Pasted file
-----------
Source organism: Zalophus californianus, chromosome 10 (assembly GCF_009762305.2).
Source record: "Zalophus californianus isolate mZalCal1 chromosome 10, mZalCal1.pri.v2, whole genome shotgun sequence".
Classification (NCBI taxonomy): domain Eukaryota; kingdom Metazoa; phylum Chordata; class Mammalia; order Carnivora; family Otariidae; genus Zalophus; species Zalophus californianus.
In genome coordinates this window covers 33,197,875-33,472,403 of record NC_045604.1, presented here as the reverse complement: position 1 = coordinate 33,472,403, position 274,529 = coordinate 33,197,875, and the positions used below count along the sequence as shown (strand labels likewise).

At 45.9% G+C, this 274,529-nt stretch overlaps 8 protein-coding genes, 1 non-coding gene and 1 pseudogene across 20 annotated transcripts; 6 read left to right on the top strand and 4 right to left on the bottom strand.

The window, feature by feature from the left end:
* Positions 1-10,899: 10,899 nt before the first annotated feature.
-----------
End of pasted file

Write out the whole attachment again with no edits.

Source organism: Zalophus californianus, chromosome 10 (assembly GCF_009762305.2).
Source record: "Zalophus californianus isolate mZalCal1 chromosome 10, mZalCal1.pri.v2, whole genome shotgun sequence".
Classification (NCBI taxonomy): domain Eukaryota; kingdom Metazoa; phylum Chordata; class Mammalia; order Carnivora; family Otariidae; genus Zalophus; species Zalophus californianus.
In genome coordinates this window covers 33,197,875-33,472,403 of record NC_045604.1, presented here as the reverse complement: position 1 = coordinate 33,472,403, position 274,529 = coordinate 33,197,875, and the positions used below count along the sequence as shown (strand labels likewise).

At 45.9% G+C, this 274,529-nt stretch overlaps 8 protein-coding genes, 1 non-coding gene and 1 pseudogene across 20 annotated transcripts; 6 read left to right on the top strand and 4 right to left on the bottom strand.

The window, feature by feature from the left end:
* Positions 1-10,899: 10,899 nt before the first annotated feature.